18 of 20 people found the following review helpful
brilliant story of a true fighter pilot's war,
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This review is from: Sea Harrier Over The Falklands: A Maverick at War (CASSELL MILITARY PAPERBACKS) (Paperback)
I couldn't put this down! It is a great read. Sharkey puts his spirit and his passion into this book, as he must have done into his flying and fighting.
He delivers some great knocking copy against the RAF, so I bought Vulcan 607 too in the interests of balance. Sharkey goes to some length to knock the RAF's efforts in the Falklands - the Vulcan raids used up so much fuel to very little effect, but he does miss the point that the RAF's mission was as political and strategic as well as military. Also, he appears to have felt that the Royal Navy, the FAA, and the Sea Harrier didn't get enough respect before during and after the war. I hope that isn't true. From what I recall, the Navy played the major role, the Harrier was highly vaunted and the sailors and airmen regarded as heroes, and rightly so.
This book isn't pure history, but an excellent memoir from a true fighter pilot hero. Nice one Sharkey, and thank you for all you have done for you Country.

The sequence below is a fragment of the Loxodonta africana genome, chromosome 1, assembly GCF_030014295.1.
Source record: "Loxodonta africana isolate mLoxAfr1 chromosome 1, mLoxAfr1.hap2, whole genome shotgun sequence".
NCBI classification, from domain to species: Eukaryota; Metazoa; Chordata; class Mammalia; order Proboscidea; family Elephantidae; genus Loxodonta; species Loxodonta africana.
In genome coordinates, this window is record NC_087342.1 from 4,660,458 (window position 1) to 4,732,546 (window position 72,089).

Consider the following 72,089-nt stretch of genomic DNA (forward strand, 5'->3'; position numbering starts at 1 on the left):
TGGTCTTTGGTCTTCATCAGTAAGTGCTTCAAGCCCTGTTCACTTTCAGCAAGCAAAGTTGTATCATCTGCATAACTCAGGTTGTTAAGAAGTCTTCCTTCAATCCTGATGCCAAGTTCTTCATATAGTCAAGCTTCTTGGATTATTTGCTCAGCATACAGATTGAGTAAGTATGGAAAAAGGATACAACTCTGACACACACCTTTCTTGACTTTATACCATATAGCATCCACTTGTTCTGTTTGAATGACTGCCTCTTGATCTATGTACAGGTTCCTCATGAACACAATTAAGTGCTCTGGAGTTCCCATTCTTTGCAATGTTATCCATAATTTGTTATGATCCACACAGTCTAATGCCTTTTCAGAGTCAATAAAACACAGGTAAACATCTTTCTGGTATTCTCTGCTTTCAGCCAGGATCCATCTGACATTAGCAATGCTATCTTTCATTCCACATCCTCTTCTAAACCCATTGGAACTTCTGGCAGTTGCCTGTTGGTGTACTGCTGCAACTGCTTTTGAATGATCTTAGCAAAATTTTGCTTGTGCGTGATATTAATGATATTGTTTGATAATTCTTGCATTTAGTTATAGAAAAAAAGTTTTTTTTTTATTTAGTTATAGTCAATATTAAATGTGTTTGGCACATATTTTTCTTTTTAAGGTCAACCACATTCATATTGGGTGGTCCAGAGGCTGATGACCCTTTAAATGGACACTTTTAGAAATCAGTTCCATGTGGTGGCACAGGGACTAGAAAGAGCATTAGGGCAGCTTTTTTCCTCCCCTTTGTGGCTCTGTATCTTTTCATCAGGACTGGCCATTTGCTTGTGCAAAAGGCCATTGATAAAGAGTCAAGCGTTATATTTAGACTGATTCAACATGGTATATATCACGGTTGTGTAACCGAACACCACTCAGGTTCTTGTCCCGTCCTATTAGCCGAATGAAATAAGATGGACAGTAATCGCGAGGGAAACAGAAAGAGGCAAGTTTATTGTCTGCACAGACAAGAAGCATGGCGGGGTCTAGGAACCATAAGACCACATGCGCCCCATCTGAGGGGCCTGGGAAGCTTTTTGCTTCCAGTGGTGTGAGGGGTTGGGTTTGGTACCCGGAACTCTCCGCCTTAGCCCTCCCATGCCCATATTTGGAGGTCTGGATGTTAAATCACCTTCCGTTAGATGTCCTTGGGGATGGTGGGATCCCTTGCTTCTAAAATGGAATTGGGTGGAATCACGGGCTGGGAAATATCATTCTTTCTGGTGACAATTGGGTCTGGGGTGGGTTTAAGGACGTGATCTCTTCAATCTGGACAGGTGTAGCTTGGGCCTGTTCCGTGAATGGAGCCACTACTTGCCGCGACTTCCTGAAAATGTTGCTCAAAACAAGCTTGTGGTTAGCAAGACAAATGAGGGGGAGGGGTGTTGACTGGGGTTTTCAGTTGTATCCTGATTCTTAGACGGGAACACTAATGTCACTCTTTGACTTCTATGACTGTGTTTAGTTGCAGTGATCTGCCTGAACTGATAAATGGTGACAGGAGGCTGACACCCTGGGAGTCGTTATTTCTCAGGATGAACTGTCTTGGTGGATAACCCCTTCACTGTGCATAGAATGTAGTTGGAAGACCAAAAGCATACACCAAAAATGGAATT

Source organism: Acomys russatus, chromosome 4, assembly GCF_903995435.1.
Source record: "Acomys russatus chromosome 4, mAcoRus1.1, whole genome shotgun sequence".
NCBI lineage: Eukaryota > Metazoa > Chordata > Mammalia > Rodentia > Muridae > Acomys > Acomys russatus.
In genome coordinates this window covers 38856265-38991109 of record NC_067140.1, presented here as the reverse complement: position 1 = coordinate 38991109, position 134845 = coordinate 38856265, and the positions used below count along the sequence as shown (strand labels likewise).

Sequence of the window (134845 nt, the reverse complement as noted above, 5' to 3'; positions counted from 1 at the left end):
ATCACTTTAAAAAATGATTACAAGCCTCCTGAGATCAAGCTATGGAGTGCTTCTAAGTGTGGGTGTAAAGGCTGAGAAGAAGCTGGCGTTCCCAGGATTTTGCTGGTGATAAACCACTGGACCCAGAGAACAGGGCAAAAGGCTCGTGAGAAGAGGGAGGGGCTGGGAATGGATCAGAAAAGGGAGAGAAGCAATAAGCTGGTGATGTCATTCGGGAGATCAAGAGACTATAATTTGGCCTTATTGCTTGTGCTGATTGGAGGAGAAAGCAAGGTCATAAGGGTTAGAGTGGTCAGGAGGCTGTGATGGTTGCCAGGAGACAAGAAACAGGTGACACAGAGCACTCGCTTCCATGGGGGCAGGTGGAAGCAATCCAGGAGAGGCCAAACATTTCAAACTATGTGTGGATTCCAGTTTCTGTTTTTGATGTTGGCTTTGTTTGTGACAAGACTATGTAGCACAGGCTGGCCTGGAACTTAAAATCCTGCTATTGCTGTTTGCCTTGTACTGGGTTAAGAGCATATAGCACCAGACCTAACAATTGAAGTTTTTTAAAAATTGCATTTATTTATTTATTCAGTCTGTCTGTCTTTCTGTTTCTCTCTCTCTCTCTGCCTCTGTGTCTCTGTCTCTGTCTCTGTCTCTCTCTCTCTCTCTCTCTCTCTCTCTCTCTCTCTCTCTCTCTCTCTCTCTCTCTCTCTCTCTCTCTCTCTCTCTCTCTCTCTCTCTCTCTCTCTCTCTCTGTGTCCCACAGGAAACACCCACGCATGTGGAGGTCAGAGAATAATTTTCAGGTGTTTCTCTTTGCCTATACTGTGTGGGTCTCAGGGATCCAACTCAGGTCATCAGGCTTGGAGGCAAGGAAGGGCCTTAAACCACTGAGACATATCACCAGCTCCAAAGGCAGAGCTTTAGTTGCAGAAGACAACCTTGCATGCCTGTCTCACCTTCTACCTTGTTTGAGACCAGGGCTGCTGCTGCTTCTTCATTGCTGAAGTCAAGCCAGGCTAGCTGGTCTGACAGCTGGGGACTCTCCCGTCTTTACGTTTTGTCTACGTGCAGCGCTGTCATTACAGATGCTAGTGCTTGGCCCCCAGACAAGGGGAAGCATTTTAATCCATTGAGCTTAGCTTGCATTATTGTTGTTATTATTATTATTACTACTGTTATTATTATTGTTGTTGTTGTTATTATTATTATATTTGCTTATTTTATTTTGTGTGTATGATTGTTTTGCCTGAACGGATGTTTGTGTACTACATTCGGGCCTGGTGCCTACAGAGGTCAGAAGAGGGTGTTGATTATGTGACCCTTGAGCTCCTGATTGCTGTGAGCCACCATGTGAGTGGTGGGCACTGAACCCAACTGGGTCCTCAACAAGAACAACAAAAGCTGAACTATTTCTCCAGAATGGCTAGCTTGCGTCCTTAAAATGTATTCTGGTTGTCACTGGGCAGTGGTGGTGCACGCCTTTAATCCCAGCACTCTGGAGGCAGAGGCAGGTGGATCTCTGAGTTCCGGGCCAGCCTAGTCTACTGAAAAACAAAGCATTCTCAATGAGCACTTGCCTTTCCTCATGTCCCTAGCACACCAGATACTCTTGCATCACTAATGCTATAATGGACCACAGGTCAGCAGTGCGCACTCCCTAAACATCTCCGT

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Initial post: 26 Aug 2011 21:10:14 BDT
S. Roberts says:
Sharkey does not miss the point about the RAF Vulcan missions. I too have read Vulcan 607 and Sharkey's excellent book. There was no strategic or political merit in the Vulcan raids. The Argentines were perfectly aware that the Vulcan was not an effective threat against their mainland - or the Falklands as it turned out. Sharkey had concluded, quite correctly, that the RAF just wanted to be involved, had promised coverage for the Navy and were falling severly short of that promise with the Falklands conflict. When you read Vulcan 607 and realise the extraordinary effort that was put in to the Vulcan missions the mind boggles at the stupidity of it.
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